Panel aims to continue conversations on injustices faced by Indigenous peoples

An upcoming online panel intends to continue the process of decolonization and reconciliation by remembering the horrors of the past for more than one day a year.

After the Brock community participated in Orange Shirt Day and the University hosted a talk on the need to deliver equitable services to Indigenous children, youth and families in September, the Brock Decolonization Committee plans to make the historic and current injustices experienced by Indigenous children an ongoing discussion.

As a first step towards this goal, the committee will host the Intergenerational Impacts and Activist Responses online panel to discuss the legacy of residential schools as well as current discriminatory practices towards Indigenous children.

Held Friday, Oct. 30 from noon to 1 p.m., the virtual event will include several speakers from the Brock community.

Sandra Wong of Aboriginal Student Services will guide a discussion on residential schools, which forced about 150,000 Indigenous children to leave their parents, many experiencing physical and sexual abuse. More than 6,000 students did not survive.

Wong said continued discussion of residential schools and education of the community on injustices committed across the country are key steps towards reconciliation.

“If we are going to get to the root of many of the problems we have with Indigenous peoples, the community needs to understand where many of those problems come from,” she said. “The government forced children into residential schools and tried to kill our culture. Those learned behaviours and abuses have impacts that go far beyond the children who attended the schools.”

The intergenerational effects will also be discussed by Sherri Vansickle, lecturer in the Tecumseh Centre for Aboriginal Research and Education, who will share the ongoing impact felt more than 24 years after the last residential school closed.

To begin the healing process, Wong hopes Canadians will take time to properly educate themselves on residential schools.

“One of the first steps is acknowledging these things happened,” she said. “We need society to recognize these injustices and get the proper supports to go through this healing journey together. Education was the stem of that evil, and we need to amend that. We need to be able to trust education again.”

Alongside talks from Wong and Vansickle, participants will watch video of a recent Brock lecture given by renowned Indigenous child and youth advocate Cindy Blackstock, from the Gitxsan First Nation in British Columbia. As a McGill social work professor and Executive Director of the First Nations Child and Family Caring Society, she has been a relentless moral voice for equitable treatment of all First Nations children and youth in Canada.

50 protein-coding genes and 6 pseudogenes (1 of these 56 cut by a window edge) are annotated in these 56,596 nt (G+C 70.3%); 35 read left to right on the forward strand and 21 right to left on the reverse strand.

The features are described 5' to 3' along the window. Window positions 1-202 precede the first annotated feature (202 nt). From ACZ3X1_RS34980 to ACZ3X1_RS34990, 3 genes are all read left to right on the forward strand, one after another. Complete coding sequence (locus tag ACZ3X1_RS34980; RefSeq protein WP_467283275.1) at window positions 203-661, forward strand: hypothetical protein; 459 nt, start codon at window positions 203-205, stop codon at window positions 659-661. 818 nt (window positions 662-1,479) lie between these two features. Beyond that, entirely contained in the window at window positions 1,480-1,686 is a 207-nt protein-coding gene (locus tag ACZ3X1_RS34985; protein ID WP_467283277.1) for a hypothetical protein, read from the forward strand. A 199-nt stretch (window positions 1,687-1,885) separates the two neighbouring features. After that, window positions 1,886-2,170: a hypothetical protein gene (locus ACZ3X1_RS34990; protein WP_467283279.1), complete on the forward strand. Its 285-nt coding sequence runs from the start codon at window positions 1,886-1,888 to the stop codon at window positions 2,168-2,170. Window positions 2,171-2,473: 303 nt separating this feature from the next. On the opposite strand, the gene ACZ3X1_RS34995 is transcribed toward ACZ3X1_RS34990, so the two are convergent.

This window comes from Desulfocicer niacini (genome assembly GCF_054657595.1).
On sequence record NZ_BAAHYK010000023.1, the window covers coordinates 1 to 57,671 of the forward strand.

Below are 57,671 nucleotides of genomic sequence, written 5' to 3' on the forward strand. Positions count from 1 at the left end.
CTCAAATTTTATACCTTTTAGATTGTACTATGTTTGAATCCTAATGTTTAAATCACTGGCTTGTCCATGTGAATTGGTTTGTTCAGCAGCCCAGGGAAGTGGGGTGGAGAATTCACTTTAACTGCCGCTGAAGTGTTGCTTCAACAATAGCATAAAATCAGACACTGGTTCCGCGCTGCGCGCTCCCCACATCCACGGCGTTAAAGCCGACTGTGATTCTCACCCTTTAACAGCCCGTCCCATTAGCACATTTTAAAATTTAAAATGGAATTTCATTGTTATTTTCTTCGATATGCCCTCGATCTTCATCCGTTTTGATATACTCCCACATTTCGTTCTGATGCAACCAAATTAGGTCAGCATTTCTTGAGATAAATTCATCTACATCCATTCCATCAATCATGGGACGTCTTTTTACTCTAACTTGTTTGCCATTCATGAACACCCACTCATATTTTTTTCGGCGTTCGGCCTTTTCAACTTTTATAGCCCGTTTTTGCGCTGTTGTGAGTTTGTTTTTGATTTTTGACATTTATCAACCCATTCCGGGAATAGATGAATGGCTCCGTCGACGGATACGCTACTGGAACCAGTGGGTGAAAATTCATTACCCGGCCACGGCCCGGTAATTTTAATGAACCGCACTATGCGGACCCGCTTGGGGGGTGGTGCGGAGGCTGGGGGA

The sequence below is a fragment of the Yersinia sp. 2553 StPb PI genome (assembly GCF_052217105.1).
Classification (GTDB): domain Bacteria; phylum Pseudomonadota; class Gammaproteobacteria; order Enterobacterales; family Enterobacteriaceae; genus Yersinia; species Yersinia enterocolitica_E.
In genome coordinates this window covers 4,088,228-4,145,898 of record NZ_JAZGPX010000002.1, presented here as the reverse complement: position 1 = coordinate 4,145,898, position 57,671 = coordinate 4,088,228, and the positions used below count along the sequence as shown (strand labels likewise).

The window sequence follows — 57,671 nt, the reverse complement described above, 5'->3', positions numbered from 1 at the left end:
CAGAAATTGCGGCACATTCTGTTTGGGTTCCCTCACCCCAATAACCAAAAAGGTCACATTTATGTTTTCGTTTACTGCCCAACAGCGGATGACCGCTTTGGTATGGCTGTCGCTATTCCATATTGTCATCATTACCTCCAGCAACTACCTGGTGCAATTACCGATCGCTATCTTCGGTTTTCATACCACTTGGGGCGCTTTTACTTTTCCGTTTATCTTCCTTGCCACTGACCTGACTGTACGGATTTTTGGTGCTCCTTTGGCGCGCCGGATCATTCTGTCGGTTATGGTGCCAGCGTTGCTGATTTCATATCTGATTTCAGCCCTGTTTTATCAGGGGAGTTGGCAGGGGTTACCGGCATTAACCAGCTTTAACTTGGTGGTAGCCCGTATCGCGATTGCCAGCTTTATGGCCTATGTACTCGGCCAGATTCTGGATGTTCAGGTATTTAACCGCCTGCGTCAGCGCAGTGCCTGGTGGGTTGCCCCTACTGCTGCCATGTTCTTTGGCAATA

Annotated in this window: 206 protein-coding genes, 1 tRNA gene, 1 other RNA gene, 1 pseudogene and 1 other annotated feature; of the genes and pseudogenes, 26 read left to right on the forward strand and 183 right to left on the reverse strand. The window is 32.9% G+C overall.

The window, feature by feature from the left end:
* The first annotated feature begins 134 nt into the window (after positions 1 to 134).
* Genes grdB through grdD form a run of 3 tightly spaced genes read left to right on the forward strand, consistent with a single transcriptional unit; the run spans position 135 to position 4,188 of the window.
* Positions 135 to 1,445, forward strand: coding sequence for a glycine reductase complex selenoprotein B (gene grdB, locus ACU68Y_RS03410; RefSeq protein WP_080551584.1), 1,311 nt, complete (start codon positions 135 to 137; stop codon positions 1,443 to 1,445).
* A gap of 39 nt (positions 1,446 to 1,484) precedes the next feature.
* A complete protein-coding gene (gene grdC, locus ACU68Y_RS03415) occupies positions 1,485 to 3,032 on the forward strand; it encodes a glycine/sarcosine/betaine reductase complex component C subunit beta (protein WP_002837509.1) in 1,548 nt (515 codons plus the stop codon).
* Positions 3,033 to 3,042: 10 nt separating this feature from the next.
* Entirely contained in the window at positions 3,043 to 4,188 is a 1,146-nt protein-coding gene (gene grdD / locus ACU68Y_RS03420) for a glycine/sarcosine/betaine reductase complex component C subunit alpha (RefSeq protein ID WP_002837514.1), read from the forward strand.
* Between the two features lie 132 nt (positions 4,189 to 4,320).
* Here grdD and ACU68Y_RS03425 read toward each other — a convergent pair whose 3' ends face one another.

In her video, Blackstock will continue the theme of maintaining multi-systemic discussions to address institutional racism across Canada. To help accomplish this, Blackstock and the Caring Society have sent Brock University a small teddy bear, a symbolic invitation to participate in their Spirit Bear Reconciliation program. The Armbearrister program will guide Brock and the wider community through six steps that seek to make a difference for all First Nations, Aboriginal, Métis and Inuit children in Canada, and honour the 2015 Truth and Reconciliation Commission’s (TRC) 94 Calls to Action.

Professor of Child and Youth Studies Richard Mitchell received the bear on behalf of the University and has asked the Decolonization Committee and Aboriginal Student Services to provide assistance in following guidelines for its use, which include consulting with Elders about how to name and clothe the bear, as well as committing to participate in initiatives that support Indigenous children and reconciliation.

In addition to introducing the Spirit Bear at the virtual panel event, Mitchell will share his ongoing efforts to ‘decolonize’ his teaching, research and service since joining Brock in 2004.

“As a non-Indigenous settler-educator and researcher, I make daily efforts to contribute to the transformative process the Calls to Action point towards,” he said. “We’ve all seen multiple issues of racism and even violence taking place across the country right now that result from our lack of understanding and respect for the promises made by 18th and 19th century Treaties — indeed we are all ‘treaty people.’ Of the TRC’s 94 recommendations, more than one-third pertain to educators at all levels.”

Mitchell said the responsibility to change the system is not to be taken lightly by educators.

“It’s baffling to me in a country as well-off as Canada that honouring the treaties has been ignored and their original voices silenced,” he said. “There are so many kids from First Nations communities and backgrounds not getting a fair shot in life as a result, and post-secondary educators have a significant role to play in transforming these inequities. For me, it started with a lack of knowledge of our shared history, culture and politics, and then figuring out how to ‘decolonize’ my own work here at Brock.”

Decolonization Committee Co-chair Lyn Trudeau said the group is preparing its next steps, which she hopes will lead to similar discussions throughout the Brock community.

“The committee will host two more similar events next term in the hopes of informing and engaging the Brock community with sensitive Indigenous matters,” she said. “There is a need to openly have dialogue on issues that have been around for decades and are still present today, as well as the inexcusable treatment still happening to our children.”

Click here to view the Intergenerational Impacts and Activist Responses panel on Friday, Oct. 30 from noon to 1 p.m. on Lifesize.

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